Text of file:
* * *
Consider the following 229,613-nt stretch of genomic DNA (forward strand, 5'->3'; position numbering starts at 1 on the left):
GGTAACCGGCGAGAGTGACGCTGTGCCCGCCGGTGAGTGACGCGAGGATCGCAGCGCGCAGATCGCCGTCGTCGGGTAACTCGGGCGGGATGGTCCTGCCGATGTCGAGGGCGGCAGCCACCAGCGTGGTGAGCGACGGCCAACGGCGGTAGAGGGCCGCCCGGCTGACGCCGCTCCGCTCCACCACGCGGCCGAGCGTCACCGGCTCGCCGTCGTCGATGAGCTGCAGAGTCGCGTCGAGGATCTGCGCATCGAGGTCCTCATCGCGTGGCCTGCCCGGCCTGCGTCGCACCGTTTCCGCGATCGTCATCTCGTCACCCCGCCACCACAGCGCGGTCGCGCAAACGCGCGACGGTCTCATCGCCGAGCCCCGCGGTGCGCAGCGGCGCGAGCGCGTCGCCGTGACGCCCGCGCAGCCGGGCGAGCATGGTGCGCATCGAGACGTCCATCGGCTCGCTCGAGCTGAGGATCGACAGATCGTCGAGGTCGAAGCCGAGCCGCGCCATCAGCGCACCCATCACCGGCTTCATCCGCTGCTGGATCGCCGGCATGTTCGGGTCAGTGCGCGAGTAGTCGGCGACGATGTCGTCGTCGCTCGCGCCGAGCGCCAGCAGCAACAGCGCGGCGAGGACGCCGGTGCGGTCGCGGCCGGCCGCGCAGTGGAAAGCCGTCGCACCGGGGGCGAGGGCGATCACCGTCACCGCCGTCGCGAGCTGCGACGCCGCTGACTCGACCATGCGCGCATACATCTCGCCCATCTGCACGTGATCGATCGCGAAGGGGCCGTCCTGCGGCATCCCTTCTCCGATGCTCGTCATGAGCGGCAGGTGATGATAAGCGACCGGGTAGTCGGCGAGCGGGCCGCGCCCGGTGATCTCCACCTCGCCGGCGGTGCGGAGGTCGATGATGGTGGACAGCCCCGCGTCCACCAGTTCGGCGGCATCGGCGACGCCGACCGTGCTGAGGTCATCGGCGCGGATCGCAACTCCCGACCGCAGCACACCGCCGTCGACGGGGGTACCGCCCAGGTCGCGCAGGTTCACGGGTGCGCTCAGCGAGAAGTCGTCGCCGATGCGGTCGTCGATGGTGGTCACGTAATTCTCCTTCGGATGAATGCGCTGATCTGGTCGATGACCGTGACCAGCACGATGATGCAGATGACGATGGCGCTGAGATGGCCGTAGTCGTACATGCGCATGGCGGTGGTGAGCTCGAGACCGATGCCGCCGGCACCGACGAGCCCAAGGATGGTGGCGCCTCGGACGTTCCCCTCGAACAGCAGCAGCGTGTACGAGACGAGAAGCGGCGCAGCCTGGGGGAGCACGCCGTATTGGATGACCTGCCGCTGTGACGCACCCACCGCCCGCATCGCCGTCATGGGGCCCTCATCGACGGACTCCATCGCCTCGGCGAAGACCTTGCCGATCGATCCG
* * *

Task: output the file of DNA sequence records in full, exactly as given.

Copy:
Consider the following 229,613-nt stretch of genomic DNA (forward strand, 5'->3'; position numbering starts at 1 on the left):
GGTAACCGGCGAGAGTGACGCTGTGCCCGCCGGTGAGTGACGCGAGGATCGCAGCGCGCAGATCGCCGTCGTCGGGTAACTCGGGCGGGATGGTCCTGCCGATGTCGAGGGCGGCAGCCACCAGCGTGGTGAGCGACGGCCAACGGCGGTAGAGGGCCGCCCGGCTGACGCCGCTCCGCTCCACCACGCGGCCGAGCGTCACCGGCTCGCCGTCGTCGATGAGCTGCAGAGTCGCGTCGAGGATCTGCGCATCGAGGTCCTCATCGCGTGGCCTGCCCGGCCTGCGTCGCACCGTTTCCGCGATCGTCATCTCGTCACCCCGCCACCACAGCGCGGTCGCGCAAACGCGCGACGGTCTCATCGCCGAGCCCCGCGGTGCGCAGCGGCGCGAGCGCGTCGCCGTGACGCCCGCGCAGCCGGGCGAGCATGGTGCGCATCGAGACGTCCATCGGCTCGCTCGAGCTGAGGATCGACAGATCGTCGAGGTCGAAGCCGAGCCGCGCCATCAGCGCACCCATCACCGGCTTCATCCGCTGCTGGATCGCCGGCATGTTCGGGTCAGTGCGCGAGTAGTCGGCGACGATGTCGTCGTCGCTCGCGCCGAGCGCCAGCAGCAACAGCGCGGCGAGGACGCCGGTGCGGTCGCGGCCGGCCGCGCAGTGGAAAGCCGTCGCACCGGGGGCGAGGGCGATCACCGTCACCGCCGTCGCGAGCTGCGACGCCGCTGACTCGACCATGCGCGCATACATCTCGCCCATCTGCACGTGATCGATCGCGAAGGGGCCGTCCTGCGGCATCCCTTCTCCGATGCTCGTCATGAGCGGCAGGTGATGATAAGCGACCGGGTAGTCGGCGAGCGGGCCGCGCCCGGTGATCTCCACCTCGCCGGCGGTGCGGAGGTCGATGATGGTGGACAGCCCCGCGTCCACCAGTTCGGCGGCATCGGCGACGCCGACCGTGCTGAGGTCATCGGCGCGGATCGCAACTCCCGACCGCAGCACACCGCCGTCGACGGGGGTACCGCCCAGGTCGCGCAGGTTCACGGGTGCGCTCAGCGAGAAGTCGTCGCCGATGCGGTCGTCGATGGTGGTCACGTAATTCTCCTTCGGATGAATGCGCTGATCTGGTCGATGACCGTGACCAGCACGATGATGCAGATGACGATGGCGCTGAGATGGCCGTAGTCGTACATGCGCATGGCGGTGGTGAGCTCGAGACCGATGCCGCCGGCACCGACGAGCCCAAGGATGGTGGCGCCTCGGACGTTCCCCTCGAACAGCAGCAGCGTGTACGAGACGAGAAGCGGCGCAGCCTGGGGGAGCACGCCGTATTGGATGACCTGCCGCTGTGACGCACCCACCGCCCGCATCGCCGTCATGGGGCCCTCATCGACGGACTCCATCGCCTCGGCGAAGACCTTGCCGATCGATCCG